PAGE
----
|Download our fact sheet: Great Plains Synfuels Plant|
Dakota Gasification Company's Great Plains Synfuels Plant is an international leader in technologies that capture, compress, and transport carbon dioxide (CO2) emissions from a coal gasification process. The Synfuels Plant captures more carbon dioxide (CO2) from coal conversion than any facility in the world, and is a participant in the world's largest carbon sequestration project. Dakota Gas sends carbon dioxide through a 205-mile pipeline to Saskatchewan, Canada, where oil companies use it for enhanced oil recovery operations that result in permanent CO2 geologic sequestration. The geologic sequestration of CO2 in the oil reservoir is monitored by the International Energy Agency (IEA) Weyburn CO2 Monitoring and Storage Project.
With increasing demand for the capture and storage of CO2, Dakota Gas has seen a dramatic reduction in its CO2 emissions at the Synfuels Plant. As an added environmental benefit, virtually all of the injected CO2 is expected to remain permanently sequestered in the depleted oil fields long after they have been abandoned.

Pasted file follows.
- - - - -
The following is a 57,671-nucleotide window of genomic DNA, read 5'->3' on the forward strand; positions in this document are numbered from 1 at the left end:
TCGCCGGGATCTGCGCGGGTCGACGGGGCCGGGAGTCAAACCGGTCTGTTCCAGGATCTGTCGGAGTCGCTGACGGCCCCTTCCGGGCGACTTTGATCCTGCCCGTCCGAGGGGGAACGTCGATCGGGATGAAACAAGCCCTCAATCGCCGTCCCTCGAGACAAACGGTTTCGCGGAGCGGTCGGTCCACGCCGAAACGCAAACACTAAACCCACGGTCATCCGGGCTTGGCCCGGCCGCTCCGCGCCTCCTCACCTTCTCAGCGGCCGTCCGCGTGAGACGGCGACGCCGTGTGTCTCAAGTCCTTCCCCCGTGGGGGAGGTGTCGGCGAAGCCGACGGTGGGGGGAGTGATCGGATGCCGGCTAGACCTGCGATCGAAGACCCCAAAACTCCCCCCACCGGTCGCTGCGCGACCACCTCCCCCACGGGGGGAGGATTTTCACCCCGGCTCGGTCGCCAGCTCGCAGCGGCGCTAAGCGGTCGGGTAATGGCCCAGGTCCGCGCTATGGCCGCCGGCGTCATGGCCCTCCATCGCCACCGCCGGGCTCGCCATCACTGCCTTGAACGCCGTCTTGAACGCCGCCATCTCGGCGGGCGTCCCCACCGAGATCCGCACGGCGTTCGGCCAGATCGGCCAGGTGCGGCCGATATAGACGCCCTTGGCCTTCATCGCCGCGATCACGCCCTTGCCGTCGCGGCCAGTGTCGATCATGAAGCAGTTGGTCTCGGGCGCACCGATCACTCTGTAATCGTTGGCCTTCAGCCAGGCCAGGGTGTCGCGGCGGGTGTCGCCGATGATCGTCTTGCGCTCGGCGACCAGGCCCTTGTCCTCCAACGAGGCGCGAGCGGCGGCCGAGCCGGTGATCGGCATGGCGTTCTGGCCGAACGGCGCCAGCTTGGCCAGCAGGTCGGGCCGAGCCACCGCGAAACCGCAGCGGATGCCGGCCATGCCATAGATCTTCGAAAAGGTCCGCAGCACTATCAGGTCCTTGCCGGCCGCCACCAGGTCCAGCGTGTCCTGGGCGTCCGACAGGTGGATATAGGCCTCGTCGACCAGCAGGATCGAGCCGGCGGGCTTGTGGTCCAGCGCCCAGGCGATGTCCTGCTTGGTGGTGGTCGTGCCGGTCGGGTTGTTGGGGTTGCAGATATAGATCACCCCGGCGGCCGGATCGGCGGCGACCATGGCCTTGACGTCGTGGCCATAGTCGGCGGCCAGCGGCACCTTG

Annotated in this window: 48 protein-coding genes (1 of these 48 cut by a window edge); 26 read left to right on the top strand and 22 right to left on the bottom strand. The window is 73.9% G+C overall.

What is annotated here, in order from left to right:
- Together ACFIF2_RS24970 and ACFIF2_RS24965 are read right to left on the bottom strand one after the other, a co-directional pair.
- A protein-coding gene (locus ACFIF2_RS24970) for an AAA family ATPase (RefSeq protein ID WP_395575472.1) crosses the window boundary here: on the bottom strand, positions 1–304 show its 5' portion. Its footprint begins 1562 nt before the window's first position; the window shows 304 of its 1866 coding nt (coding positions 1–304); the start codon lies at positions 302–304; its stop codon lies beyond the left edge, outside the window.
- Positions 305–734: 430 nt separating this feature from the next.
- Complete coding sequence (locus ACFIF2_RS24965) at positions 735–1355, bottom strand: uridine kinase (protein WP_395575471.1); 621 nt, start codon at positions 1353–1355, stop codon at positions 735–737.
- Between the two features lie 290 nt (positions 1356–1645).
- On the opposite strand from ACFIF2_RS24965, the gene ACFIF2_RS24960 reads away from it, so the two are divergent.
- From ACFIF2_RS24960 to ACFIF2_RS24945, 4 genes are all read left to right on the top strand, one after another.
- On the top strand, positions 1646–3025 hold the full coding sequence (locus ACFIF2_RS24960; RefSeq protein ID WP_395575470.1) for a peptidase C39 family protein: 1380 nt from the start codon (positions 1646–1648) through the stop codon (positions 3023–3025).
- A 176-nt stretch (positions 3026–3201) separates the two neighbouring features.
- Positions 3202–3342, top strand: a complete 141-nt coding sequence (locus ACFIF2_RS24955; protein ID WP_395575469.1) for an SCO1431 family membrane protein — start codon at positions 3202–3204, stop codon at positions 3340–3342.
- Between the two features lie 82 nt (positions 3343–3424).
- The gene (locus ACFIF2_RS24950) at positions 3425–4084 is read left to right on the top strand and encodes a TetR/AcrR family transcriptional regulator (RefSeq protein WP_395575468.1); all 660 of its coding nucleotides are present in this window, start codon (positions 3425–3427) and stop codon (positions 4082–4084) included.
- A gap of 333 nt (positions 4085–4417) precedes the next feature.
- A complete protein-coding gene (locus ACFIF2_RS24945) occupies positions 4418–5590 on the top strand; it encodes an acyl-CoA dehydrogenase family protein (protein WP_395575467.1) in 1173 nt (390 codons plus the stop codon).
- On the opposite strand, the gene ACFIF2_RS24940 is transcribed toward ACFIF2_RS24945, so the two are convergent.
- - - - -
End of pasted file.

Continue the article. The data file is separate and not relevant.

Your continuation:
Carbon sequestration is the process of removing CO2 from the atmosphere and converting it into stored compounds. There are three types of carbon sequestration: Geologic – piping CO2 from the source into extracted oil and gas fields; oceanographic – piping CO2 from the source to the bottom of the ocean; terrestrial – the long-term storage of carbon in organic matter (soil) or in trees.
The quantity of carbon offered in a trade. Carbon Sequestration Units (CSUs) equal to one metric ton of atmospheric CO2 reduced of avoided from an agreed baseline amount. To create a CSU, the amount of CO2 must be measured, verified and registered. One ton of carbon contains 3.67 tons of CO2 equivalent (atmospheric CO2).